When she went to the college she ended up reading the same sentences over and over in the library or falling asleep during the Philosophy lectures. She learned more from Sylvester. They decided on Existentialism for her final essay over a joint behind The Cathedral. It was the only part of her course she related to; the deadness, the detachment.

By October inside the restaurant was colder than outside and Sinead demanded that Omar turn on the gas fire even when there were no customers. He scowled and told her that it cost 50 pence per minute to run but switched it on. Sinead was staring into the gas flames when Omar took her hand, turned it over and stroked her palm. She stiffened, ready to jump up.

          ‘Your future husband will be very beautiful,’ he said.

          ‘I told you, I’m never getting married.’ Sinead rolled her eyes.

          He traced an upside down arc on her palm, then ran his rough index finger horizontally below it and frowned.

          ‘Someone important to you will die on New Year’s Eve.’

          Then he turned her hand to one side and stroked the small lines under her little finger.

          ‘You will have a boy and a girl, you’ll marry young,’ he said.

          But she was thinking about Roisin, who she was going to see in Edinburgh for the Hogmanay celebrations.

          ‘Is it Roisin?’

          He didn’t answer. She snatched her hand back and shook her shoulders as if that would shake off the dread.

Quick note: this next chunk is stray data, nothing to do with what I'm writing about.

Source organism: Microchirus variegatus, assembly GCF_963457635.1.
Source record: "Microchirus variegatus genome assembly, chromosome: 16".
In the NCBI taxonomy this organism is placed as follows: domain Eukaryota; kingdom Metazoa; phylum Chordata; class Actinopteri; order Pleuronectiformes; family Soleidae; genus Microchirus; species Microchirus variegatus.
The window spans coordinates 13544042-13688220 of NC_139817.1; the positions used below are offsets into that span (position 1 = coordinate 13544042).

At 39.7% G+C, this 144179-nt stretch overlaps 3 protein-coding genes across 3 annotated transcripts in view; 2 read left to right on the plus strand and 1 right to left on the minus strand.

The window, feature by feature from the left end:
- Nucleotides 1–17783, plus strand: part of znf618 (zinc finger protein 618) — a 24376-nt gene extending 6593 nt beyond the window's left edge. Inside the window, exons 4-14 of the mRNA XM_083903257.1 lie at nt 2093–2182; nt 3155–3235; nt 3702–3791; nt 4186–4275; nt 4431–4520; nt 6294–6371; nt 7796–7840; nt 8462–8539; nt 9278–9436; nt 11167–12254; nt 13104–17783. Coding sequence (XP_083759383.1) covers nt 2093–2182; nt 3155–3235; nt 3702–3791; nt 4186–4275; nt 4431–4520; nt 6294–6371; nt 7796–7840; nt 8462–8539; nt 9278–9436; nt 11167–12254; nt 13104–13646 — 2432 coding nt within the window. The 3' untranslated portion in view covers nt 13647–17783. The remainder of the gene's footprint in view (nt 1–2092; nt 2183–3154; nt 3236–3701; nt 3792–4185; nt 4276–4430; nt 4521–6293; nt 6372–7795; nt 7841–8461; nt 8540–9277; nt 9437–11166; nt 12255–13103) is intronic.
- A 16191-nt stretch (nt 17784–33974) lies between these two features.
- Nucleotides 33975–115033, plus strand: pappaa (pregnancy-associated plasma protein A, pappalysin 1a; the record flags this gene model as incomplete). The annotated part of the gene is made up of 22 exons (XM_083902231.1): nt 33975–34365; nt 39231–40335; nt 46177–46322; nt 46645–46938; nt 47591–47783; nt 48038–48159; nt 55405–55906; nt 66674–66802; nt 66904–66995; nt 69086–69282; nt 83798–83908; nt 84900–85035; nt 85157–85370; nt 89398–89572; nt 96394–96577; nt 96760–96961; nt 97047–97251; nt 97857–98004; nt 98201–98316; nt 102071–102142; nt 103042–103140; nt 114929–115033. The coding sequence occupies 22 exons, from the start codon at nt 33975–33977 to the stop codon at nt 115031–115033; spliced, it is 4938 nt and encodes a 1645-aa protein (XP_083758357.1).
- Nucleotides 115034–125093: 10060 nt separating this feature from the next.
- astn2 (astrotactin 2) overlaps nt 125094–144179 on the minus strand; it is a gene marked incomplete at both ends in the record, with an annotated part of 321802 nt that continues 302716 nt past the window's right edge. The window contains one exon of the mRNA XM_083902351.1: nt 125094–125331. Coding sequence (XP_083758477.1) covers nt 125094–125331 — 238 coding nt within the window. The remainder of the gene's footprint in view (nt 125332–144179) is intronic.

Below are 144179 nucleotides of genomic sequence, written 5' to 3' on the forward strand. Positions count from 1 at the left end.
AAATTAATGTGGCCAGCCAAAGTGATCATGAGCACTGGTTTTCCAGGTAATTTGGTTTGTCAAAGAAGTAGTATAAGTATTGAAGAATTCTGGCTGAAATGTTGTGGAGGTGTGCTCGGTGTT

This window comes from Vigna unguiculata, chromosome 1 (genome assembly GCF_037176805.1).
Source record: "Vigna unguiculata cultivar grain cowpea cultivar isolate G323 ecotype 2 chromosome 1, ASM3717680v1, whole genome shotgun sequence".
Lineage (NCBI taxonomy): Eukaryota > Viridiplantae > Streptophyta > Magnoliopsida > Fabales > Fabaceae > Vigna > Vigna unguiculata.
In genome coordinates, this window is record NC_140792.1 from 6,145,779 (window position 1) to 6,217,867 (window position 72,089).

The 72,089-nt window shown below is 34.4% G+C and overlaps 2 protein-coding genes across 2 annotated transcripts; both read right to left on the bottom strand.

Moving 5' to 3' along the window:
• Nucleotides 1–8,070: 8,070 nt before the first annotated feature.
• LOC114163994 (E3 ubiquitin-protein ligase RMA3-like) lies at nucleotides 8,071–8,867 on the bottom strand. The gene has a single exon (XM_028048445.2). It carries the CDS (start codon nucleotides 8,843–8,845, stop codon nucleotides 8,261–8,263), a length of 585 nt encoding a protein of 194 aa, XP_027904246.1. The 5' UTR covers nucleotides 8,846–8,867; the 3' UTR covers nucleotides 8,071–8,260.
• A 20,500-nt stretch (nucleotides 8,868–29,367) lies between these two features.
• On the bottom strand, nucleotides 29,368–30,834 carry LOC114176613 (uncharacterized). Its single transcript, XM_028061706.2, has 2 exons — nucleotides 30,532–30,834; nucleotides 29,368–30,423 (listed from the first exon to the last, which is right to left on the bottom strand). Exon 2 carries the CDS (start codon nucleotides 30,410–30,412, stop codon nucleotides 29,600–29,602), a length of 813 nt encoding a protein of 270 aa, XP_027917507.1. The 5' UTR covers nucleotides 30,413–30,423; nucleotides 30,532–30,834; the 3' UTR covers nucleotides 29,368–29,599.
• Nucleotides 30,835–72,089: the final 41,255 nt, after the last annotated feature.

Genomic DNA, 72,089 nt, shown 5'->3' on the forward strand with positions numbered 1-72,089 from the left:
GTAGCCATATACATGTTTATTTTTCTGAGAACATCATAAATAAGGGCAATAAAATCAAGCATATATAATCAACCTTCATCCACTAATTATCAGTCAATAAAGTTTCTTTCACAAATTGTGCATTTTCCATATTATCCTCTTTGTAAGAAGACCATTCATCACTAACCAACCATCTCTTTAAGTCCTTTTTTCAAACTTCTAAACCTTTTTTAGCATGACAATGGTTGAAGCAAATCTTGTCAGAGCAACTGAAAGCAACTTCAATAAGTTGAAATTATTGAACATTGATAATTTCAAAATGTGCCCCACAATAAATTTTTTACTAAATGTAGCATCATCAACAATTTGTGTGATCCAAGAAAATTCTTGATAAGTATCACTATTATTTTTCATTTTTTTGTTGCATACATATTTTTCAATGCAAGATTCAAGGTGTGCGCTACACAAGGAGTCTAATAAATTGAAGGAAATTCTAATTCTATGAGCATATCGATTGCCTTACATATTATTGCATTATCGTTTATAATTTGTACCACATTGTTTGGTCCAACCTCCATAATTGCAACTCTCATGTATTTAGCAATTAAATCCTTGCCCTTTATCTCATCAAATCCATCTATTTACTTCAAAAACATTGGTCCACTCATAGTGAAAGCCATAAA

‘I’m still taking Christmas week off. I told you that in September,’ she said behind her as she made for the kitchen.

          ‘Don’t go to Edinburgh!’ he shouted after her.


She took a weekend off work so Tom could help her go over the coursework. They had met down the back of Monday’s Ethics lectures and he’d offered to drop over the notes she’d missed. But it was sunny so after an hour she suggested they go drinking by the river with a bottle of vodka. She picked blackberries for them to eat, scratching her hands and tearing her coat. They had a bath together when they came home in the twilight.

          Later she told him about the Jewel’s regulars; Margaret who cried after a bottle of wine and said her boyfriend didn’t fancy her anymore, and William the Chinese guy who offered driving lessons in exchange for English tutoring. Tom said she needed to hang out with students more.

November drove out the last of the sun with freezing grey rain. Sinead and Tom got a taxi into town after another day in bed. They sat in the student’s union with pints of Bulmers on ice that she had paid for. He draped his arm loosely around her back as they drank.

          Sylvester came in and sat down on the stool opposite them, one eye attuned to the bar. ‘So this is where you’ve been hiding Susan. Get me a pint of Bulmers too before I get thrown out.’

          Tom took his arm away and muttered that he had to get the bus home. Sinead jumped up to go to the bar and when she came back Sylvester had already swallowed the end of their pints.

          ‘You’re a star,’ he grinned, grabbing the pint bottle and striding out the back door with it.